|Muscari vignette along path|
Most of the daffodils have come and gone in my yard. Due to the mild winter here in zone 7a, there are plenty of other things starting to bloom to take their place. Muscari are a tiny version of a hyacinth. Planted in drifts and groups they can make an attractive impact.
Muscari Contrasts with Daffodils
Muscari is planted as a bulb, so you can plan your early Spring garden in the fall when you plant your bulbs. I also can leave all my bulbs in the ground year round without digging them up for the winter months. Otherwise, bulb planting would be very inconvenient for me.
Jonquilla- One to Five Flowers per Stem
Some daffodils are still in bloom. I use white in the spring garden to contrast the foilage from evergreens and plants that are growing but have not yet produced color from blooming.
There are an amazing amount of daffodils to choose from. Go to www.brentandbeckysbulbs.com to see an amazing selection. This is a family owned garden in Virginia. Their catalog is full of beautiful pictures and examples of planting arrangments.
Tulips in Spring
At first, I was hesitant about tulips...squirrels and deer love them. They also have a shorter bloom period. But the color is absolutely fabulous! I will plant more each year in the middle flower bed of the front yard. Later blooming perennials will grow up around them and hide bare stems after their petals have dropped.
To me, Hyacinth is the belle of the ball. Nice color and a compliment to many other plants like ferns and hostas. I like them along the path because of their fragrance. Plant them around a bench also to enjoy them fully.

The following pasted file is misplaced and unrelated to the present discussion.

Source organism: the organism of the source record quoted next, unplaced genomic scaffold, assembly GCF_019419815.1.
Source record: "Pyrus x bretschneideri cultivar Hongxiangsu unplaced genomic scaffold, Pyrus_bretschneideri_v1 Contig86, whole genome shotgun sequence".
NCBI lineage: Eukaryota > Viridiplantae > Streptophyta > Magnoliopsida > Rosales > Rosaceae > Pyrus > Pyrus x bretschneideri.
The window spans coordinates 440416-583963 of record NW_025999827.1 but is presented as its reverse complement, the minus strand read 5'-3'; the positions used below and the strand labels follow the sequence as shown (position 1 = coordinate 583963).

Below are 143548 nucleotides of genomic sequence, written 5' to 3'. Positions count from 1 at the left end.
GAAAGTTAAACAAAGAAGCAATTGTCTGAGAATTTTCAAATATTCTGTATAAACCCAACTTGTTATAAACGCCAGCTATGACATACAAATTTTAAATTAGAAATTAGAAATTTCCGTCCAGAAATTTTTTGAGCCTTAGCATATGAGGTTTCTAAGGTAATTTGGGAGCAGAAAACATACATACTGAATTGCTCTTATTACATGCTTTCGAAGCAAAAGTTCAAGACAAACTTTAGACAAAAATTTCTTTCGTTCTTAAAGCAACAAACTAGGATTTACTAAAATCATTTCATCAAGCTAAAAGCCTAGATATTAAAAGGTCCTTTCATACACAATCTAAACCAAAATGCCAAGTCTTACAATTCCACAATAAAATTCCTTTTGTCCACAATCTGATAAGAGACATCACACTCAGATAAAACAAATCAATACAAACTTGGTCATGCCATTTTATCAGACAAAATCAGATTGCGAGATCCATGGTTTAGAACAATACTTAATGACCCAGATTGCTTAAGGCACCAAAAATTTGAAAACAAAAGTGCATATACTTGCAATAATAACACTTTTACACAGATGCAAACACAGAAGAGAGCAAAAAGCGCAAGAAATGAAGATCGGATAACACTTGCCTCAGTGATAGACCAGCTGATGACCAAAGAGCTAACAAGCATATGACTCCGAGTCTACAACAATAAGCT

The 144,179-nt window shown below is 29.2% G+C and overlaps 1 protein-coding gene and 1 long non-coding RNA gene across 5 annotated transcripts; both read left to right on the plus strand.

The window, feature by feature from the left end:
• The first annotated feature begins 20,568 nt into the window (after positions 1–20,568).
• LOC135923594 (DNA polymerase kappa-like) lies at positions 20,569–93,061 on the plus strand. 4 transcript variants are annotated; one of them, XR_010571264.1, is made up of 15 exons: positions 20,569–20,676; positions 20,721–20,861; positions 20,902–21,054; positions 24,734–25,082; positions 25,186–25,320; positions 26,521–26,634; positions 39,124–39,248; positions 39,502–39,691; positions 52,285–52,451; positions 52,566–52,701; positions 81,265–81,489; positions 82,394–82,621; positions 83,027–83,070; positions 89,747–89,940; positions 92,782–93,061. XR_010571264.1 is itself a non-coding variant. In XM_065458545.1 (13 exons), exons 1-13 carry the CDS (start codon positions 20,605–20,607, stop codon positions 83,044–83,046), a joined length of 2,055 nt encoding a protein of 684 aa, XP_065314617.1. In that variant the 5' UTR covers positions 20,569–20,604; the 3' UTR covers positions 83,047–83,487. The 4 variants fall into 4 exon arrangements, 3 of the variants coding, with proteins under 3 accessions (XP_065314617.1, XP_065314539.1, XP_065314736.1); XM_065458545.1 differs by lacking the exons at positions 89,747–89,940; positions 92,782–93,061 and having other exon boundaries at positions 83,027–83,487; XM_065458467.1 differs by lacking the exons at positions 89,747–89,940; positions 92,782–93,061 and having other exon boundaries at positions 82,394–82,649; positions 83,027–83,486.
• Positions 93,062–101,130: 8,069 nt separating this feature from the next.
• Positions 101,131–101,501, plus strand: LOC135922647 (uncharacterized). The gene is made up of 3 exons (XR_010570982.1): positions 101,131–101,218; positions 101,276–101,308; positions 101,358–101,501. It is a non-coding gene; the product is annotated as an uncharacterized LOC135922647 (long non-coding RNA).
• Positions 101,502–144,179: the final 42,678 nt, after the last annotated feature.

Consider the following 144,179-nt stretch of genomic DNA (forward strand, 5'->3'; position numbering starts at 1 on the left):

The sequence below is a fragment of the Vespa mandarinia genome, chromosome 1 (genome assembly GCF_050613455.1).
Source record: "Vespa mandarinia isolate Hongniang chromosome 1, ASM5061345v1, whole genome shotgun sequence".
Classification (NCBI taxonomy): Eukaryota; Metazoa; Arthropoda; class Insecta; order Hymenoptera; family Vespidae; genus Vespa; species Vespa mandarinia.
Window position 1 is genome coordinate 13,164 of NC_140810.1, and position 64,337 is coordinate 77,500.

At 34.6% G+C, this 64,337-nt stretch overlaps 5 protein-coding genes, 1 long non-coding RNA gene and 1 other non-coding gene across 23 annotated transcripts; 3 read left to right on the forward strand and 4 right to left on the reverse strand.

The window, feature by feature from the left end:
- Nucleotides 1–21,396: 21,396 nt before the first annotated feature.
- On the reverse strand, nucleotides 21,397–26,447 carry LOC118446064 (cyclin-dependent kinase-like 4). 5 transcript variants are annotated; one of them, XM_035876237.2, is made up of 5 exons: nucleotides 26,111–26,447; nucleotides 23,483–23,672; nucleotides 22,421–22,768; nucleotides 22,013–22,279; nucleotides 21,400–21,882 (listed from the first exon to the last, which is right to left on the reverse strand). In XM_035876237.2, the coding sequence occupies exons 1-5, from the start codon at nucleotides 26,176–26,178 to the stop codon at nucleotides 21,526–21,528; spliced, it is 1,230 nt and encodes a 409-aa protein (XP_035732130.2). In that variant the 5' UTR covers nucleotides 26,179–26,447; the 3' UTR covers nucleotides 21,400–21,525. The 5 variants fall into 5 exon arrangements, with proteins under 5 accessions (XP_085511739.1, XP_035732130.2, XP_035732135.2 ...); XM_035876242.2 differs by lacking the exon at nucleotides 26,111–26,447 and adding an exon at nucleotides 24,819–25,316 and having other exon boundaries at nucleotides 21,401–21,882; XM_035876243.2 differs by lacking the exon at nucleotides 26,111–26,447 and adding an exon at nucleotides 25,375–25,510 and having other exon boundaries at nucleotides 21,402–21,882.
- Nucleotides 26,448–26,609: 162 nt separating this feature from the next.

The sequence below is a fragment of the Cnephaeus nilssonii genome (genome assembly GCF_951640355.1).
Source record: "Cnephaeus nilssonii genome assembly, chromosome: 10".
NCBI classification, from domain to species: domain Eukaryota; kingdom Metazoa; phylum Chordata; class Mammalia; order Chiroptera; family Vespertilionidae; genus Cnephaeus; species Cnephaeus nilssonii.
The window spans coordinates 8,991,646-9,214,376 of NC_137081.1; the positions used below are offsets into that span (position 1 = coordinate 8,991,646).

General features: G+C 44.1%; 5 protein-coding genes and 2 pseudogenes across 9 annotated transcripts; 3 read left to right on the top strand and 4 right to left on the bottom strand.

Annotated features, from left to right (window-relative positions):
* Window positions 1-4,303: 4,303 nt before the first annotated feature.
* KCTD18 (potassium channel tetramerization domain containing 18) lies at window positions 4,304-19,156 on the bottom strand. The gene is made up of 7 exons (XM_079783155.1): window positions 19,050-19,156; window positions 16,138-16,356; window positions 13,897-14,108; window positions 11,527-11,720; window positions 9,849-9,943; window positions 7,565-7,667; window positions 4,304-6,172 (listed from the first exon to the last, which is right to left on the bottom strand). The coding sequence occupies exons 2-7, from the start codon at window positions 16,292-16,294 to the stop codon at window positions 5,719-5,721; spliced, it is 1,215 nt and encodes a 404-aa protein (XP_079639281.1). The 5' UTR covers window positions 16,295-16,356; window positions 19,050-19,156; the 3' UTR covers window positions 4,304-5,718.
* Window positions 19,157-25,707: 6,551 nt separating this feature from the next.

Hyacinth and Hosta along Path
Besides bulbs there are perennials that are great for color and impact during Spring.
Ususally a Hellebore can cost up to $20 or more per plant at a nursery. I bought some seedlings on Craigslist for $1 a piece. It took three years to bloom but it was worth it to me. I have $200 worth now for $10.
Hellebores are evergreen and sprout seedlings that can be translpanted in your shade garden.
Other plants in my shade garden providing color already are:
Variagated Vinca Groundcover
Evergreen Pieris Shrub
Other plants in the early Spring shade garden provide color via foilage.
Japanese Painted Fern and Astible
So that is a good start for Spring for sure. Things are really taking off in the beds that have been fed with compost and covered with mulch. Next garden post will probably include some azaleas and iris and some thrifty garden accessories. Stay tuned!